With 906,433 active COVID-19 cases going on in the U.S. and COVID-related deaths up 12.5%, the Biden administration has decided that it would be smart money to stop forcing consumers to pay for COVID-19 tests and start handing them out for free again.
Every U.S. household can order 4 free COVID-19 self-tests. These tests should cover the EG.5 strain – nicknamed Eris, after the Greek goddess of discord and strife.
In addition to being easy to use, self-tests can be taken anywhere and at any time. You can place an order in any of the following ways:
- Online at COVIDTests.gov
- By calling 1-800-232-0233
- By calling or emailing the Disability Information and Access Line at 1-888-677-1199 or DIAL@usaginganddisability.org (for people with disabilities)
Sitting on some old tests?
Many Americans still have expired COVID-19 self-tests sitting in the closet, unused. All of those have expiration dates, but the FDA notes that some of those dates have been extended.
For example, some of the Abbott Diagnostics tests that were originally set to expire at the first of the year are still good.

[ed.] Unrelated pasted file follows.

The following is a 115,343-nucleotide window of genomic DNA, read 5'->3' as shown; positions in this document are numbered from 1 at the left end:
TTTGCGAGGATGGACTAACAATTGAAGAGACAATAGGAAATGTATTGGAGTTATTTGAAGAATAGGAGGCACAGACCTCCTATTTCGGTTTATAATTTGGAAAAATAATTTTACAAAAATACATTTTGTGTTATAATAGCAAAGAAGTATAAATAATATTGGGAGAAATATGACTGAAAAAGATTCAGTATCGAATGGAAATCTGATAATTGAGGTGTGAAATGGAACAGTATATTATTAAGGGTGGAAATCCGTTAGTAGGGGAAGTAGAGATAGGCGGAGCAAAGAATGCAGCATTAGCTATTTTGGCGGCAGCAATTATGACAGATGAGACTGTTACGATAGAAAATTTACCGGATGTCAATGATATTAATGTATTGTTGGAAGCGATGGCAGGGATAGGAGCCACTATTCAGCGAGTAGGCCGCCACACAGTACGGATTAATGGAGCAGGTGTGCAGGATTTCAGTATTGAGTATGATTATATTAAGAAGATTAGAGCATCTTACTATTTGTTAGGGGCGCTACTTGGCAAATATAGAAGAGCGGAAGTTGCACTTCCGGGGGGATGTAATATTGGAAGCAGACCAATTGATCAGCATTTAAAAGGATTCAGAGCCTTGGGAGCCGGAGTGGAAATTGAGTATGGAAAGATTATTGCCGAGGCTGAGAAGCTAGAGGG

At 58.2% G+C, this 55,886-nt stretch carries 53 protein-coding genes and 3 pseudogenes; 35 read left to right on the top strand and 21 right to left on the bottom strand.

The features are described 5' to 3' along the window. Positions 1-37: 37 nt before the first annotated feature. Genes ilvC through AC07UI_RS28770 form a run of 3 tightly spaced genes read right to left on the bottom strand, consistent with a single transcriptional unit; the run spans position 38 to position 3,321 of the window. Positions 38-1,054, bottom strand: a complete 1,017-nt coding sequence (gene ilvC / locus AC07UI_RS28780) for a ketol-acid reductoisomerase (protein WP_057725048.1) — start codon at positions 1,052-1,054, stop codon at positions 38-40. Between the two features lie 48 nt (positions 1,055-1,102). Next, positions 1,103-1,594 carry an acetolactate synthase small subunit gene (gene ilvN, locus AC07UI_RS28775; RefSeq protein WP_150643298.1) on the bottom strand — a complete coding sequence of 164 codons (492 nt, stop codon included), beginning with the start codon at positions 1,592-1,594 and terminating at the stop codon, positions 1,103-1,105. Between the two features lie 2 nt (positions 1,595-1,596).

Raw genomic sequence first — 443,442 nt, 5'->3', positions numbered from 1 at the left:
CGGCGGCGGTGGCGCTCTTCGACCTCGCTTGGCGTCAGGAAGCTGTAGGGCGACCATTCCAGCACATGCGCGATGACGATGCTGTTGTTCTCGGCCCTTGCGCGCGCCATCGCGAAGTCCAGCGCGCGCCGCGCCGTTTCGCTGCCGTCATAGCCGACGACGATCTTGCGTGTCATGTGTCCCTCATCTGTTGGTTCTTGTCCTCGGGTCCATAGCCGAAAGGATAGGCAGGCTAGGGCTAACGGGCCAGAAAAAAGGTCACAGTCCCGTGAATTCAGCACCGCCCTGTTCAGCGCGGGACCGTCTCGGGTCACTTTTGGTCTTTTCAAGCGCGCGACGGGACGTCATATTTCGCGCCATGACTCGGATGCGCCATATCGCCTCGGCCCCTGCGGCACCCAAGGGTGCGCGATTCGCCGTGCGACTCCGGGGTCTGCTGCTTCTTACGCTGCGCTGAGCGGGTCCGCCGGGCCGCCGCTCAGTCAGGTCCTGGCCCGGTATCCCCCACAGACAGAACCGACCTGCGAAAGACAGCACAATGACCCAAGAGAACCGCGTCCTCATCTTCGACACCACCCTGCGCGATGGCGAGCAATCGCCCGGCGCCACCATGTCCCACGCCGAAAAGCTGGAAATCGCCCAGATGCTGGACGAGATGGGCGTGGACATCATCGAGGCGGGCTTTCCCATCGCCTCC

Before tossing your old ones away, check this FDA list to see if its expiration dates have truly expired or have been extended.
CDC’s new testing suggestions
The CDC has updated its advice on when to self-test and how to self-test. As far as the “when” is concerned, the agency says that if you have any COVID-19 symptoms – fever, chills, cough, fatigue, etc. – you should test immediately.
If you test negative, the CDC says that while you may think you’re out of the woods, you should repeat the test again 48 hours after your first test. “Also, consider consulting a healthcare provider to see if you need to be tested for another viral infection or illness. Follow precautions on how to protect yourself and others,” the agency said.
If you know that you were exposed to someone with COVID-19, the CDC suggests you wait five days after your exposure before you test. In this situation, anyone who tests negative for COVID-19 using an at-home test should repeat the test again 48 hours after your first test, but in this scenario, if both tests are negative, then repeat testing after another 48 hours for a total of three tests reported Consumer Affairs.
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